How Will You Show Your Blind Audience?


If you want to show them what you see - how will you do that?

If your purpose is to persuade your audience to see things your way - what will you do if they are blind? Often your audience is blind to your message. This old poem by John G. Saxe is a good reality reminder. Not everyone can see things the way you do. By the way, I used this poem as an example when I delivered an important explanation to our cynical corporate auditors about our procedures. This poem saved my skin.
Your audience is blind until you open their eyes. If they don't see - it's your fault not theirs.

Your audience sees things differently

The Blind Men and The Elephant

It was six men of Indostan,
To learning much inclined,
Who went to see the elephant (Though all of them were blind),
That each by observation Might satisfy the mind.


The first approached the elephant,
And, happening to fall
Against his broad and sturdy side,
At once began to bawl;
'God bless me! but the elephant Is very like a wall!'

The second, feeling of the tusk,
Cried: 'Ho! what have we here
So very round and smooth and sharp?
To me 'tis mighty clear
This wonder of an elephant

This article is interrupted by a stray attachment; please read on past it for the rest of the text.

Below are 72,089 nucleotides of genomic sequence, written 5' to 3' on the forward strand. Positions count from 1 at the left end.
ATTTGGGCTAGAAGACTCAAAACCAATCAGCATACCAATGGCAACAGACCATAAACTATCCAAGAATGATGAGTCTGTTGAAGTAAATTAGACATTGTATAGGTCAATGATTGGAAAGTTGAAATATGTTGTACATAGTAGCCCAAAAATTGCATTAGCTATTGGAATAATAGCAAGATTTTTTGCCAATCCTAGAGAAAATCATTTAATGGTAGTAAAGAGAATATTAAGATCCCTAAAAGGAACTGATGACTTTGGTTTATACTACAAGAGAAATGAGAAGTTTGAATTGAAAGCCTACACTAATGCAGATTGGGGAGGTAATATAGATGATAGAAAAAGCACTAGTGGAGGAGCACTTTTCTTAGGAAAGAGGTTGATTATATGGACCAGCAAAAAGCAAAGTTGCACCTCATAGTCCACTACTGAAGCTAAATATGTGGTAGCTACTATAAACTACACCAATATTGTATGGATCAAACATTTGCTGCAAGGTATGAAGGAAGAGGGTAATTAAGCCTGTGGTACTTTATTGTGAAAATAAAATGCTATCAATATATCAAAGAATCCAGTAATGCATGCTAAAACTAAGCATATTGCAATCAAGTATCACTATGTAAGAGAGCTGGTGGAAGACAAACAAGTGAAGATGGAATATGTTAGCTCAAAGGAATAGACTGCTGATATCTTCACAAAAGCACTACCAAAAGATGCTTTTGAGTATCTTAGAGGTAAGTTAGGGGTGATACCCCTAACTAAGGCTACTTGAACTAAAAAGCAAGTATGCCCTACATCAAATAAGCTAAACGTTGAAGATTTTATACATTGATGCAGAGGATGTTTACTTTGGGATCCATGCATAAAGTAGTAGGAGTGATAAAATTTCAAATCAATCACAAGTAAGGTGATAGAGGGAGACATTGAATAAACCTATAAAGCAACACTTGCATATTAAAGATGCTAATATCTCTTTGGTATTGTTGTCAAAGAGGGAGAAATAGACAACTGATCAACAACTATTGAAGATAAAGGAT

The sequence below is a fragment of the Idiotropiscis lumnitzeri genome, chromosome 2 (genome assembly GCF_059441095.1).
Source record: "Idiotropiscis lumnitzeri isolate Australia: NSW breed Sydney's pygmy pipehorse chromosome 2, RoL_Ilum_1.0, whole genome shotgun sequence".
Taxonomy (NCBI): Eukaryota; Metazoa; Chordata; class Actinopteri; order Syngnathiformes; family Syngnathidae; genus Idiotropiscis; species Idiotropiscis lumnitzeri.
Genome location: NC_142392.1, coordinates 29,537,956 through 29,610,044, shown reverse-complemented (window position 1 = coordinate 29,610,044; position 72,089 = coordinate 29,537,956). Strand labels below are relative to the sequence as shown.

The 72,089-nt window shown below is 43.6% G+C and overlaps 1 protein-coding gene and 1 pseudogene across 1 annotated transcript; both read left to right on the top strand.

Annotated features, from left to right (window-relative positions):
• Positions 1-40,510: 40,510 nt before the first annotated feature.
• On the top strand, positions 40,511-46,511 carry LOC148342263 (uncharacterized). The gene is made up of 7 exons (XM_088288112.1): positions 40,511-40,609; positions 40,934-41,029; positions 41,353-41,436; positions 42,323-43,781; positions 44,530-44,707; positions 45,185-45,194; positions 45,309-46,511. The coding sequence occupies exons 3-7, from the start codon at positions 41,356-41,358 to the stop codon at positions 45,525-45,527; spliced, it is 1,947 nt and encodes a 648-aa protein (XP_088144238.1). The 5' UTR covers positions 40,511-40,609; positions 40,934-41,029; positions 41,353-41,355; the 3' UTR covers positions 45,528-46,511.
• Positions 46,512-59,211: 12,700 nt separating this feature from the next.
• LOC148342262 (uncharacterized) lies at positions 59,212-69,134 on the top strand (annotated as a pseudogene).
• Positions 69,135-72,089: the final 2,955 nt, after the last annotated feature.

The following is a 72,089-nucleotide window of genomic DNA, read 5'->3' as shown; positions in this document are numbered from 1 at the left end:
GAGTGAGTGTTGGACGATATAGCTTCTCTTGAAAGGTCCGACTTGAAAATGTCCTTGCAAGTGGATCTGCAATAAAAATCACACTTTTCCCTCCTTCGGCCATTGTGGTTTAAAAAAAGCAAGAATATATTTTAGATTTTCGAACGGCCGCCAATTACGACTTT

Is very like a spear!'


The third approached the animal,
And, happening to take The squirming trunk within his hands,
Thus boldly up and spake:
'I see', quoth he,' the elephant Is very like a snake!'


The fourth reached out his eager hand,
And felt about the knee:
' What most this wondrous beast is like Is mighty plain,'quoth he;
' Tis clear enough the elephant Is very like a tree!'

The fifth, who chanced to touch the ear,
Said: 'E'en the blindest man
Can tell what this resembles most;
Deny the fact who can,
This marvel of an elephant Is very like a fan!'


The sixth no sooner had begun
About the beast to grope,
Than, seizing on the swinging tail
That fell within his scope,
'I see', quoth he, 'the elephant
Is very like a rope!'

And so these men of Indostan
Disputed loud and long,
Each in his own opinion
Exceeding stiff and strong,
Though each was partly in the right
And all were in the wrong

—John Godfrey Saxe




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